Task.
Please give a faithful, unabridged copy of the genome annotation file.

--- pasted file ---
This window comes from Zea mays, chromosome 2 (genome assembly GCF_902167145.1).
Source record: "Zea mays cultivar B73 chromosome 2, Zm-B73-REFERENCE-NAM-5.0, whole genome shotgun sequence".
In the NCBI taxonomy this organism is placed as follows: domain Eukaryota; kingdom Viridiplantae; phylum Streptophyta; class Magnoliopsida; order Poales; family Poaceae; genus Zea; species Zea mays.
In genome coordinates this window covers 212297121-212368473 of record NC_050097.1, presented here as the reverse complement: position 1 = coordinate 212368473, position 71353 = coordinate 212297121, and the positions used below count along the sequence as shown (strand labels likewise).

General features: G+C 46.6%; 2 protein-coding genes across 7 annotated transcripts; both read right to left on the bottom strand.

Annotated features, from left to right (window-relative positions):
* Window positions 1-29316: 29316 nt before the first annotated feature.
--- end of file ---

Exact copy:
This window comes from Zea mays, chromosome 2 (genome assembly GCF_902167145.1).
Source record: "Zea mays cultivar B73 chromosome 2, Zm-B73-REFERENCE-NAM-5.0, whole genome shotgun sequence".
In the NCBI taxonomy this organism is placed as follows: domain Eukaryota; kingdom Viridiplantae; phylum Streptophyta; class Magnoliopsida; order Poales; family Poaceae; genus Zea; species Zea mays.
In genome coordinates this window covers 212297121-212368473 of record NC_050097.1, presented here as the reverse complement: position 1 = coordinate 212368473, position 71353 = coordinate 212297121, and the positions used below count along the sequence as shown (strand labels likewise).

General features: G+C 46.6%; 2 protein-coding genes across 7 annotated transcripts; both read right to left on the bottom strand.

Annotated features, from left to right (window-relative positions):
* Window positions 1-29316: 29316 nt before the first annotated feature.